For examining Ste11 and Ste50 interaction, we constructed a yeast strain expressing Ste11-GFP and Ste50-mCherry from their respective chromosomal loci (). Fluorescence cross-correlation spectroscopy measurements were first performed as previously described 
to confirm the expected heterotypic interaction (). All of the fluorescence fluctuation measurements described in this study were made on the cytosolic pool by appropriately targeting the laser beam ( and Materials and Methods
). As expected, a high degree of cross-correlation was observed (), as demonstrated by the high amplitude of the cross-correlation curve relative to the autocorrelation curves of the individual channels. Results were quantified 
and showed over 60% of Ste50 bound with Ste11 (). The interaction of these proteins remained strong after activation of the pheromone response pathway or the osmotic stress pathway () (see Materials and Methods
). To test if the observed interaction relies on the SAM domain, two mutations, L73A and L75A, were introduced into the Ste50 SAM domain (). These mutations were previously shown to abolish the binding between Ste11 and Ste50 SAM domains in vitro 
-GFP was driven by the STE50
promoter from a centromeric plasmid and expressed in the ste50Δ
background. The cross correlation was diminished (), demonstrating as expected that the Ste50 SAM domain plays a role in Ste50's interaction with Ste11 in vivo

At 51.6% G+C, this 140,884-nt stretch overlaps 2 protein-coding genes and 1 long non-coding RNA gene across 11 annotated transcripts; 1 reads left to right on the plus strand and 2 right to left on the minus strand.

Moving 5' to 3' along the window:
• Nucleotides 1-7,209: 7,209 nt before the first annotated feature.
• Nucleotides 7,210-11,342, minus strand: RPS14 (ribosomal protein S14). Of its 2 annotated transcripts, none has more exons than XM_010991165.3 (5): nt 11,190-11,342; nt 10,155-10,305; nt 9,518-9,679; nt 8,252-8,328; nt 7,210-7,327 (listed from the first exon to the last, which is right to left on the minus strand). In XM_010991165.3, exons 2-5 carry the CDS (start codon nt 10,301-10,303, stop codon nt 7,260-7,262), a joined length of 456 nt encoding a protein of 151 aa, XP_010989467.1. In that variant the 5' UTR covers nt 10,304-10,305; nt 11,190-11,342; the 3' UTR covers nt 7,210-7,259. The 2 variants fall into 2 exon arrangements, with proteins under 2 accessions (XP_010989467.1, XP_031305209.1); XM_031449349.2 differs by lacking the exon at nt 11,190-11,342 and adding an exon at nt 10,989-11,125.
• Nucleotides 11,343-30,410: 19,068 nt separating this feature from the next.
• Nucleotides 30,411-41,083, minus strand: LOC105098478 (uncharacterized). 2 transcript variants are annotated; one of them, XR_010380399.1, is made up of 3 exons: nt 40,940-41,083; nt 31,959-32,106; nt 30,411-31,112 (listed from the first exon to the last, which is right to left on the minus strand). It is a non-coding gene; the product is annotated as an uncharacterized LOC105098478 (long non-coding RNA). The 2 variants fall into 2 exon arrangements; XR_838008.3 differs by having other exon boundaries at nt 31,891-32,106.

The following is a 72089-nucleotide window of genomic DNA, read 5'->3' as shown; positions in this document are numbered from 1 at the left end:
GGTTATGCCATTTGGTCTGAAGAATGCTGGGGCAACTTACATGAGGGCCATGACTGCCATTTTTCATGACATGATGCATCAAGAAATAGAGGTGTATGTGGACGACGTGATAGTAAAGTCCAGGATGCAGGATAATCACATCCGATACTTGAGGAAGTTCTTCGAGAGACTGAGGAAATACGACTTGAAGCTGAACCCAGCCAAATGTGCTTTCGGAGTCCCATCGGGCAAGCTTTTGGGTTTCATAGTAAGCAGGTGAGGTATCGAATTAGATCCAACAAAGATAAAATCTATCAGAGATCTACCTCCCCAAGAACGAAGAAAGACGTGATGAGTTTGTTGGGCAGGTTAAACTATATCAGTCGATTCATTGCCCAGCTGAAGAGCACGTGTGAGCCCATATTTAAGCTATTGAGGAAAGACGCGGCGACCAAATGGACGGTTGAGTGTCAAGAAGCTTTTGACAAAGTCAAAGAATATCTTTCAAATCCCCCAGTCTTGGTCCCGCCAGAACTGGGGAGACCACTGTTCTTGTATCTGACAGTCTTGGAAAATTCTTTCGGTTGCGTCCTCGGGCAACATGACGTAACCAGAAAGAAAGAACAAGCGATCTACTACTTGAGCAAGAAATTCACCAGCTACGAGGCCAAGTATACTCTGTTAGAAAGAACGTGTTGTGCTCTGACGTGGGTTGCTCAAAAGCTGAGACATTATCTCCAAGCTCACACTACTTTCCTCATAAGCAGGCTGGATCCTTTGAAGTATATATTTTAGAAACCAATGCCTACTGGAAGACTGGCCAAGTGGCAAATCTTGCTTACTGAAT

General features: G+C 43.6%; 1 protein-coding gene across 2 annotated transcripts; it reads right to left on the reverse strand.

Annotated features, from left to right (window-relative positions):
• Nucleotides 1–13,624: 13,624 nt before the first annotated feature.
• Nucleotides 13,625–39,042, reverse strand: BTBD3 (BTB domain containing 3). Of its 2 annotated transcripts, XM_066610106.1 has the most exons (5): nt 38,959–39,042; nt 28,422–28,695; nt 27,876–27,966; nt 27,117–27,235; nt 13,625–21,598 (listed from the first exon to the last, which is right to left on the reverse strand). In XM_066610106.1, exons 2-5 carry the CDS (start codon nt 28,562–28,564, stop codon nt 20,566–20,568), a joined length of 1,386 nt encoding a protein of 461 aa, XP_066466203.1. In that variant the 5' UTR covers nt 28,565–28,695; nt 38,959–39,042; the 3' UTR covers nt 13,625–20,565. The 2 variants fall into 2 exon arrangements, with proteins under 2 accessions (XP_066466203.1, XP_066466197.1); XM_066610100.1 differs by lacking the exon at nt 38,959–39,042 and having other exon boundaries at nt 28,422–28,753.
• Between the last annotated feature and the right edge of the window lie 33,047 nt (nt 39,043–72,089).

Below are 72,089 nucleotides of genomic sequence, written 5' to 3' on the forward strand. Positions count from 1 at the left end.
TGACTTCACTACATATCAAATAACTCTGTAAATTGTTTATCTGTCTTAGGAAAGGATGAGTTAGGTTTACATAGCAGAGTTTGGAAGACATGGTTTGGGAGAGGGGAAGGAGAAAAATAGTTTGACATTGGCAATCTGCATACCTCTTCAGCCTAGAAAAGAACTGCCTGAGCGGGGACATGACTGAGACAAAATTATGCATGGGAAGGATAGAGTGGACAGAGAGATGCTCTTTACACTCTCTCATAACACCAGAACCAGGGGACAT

Yeast strains used in this study.
Cross-correlation analysis determines protein co-diffusion.
, the Ste11 and Ste50 SAM domains have been shown to mediate homo-oligomerization, but this has not been demonstrated in vivo
when proteins are expressed at the endogenous levels. PCH analyzes the probability distribution of detected photons from a small confocal volume to calculate particle concentration and brightness, usually reported as the average number of molecules in the focal volume (N) and counts per second per molecule (CPSM), respectively () 
. As a comparison technique, molecular brightness reflects the oligomeric state of the fluorescent species when compared to the brightness of a standard, for example, a known monomer or dimer of the same fluorescent molecule. For controls, yeast strains expressing monomeric, dimeric, and trimeric cytosolic GFP under the control of the BZZ1 promoter were constructed, as previously described () 
. The distribution of brightness values for 1dPCH measurements in live yeast cells were recorded using the Zeiss confocor 3 with 488 nm excitation and BP 505–540 nm emission collection (Materials and Methods
). Box plots, as well as example curves, are shown in . The brightness distributions of these GFP species were easily distinguishable, providing the basis of comparison for oligomeric status of mobile GFP-tagged proteins in yeast. In addition, the BAT2
locus was replaced by cytosolic mCherry and the BZZ1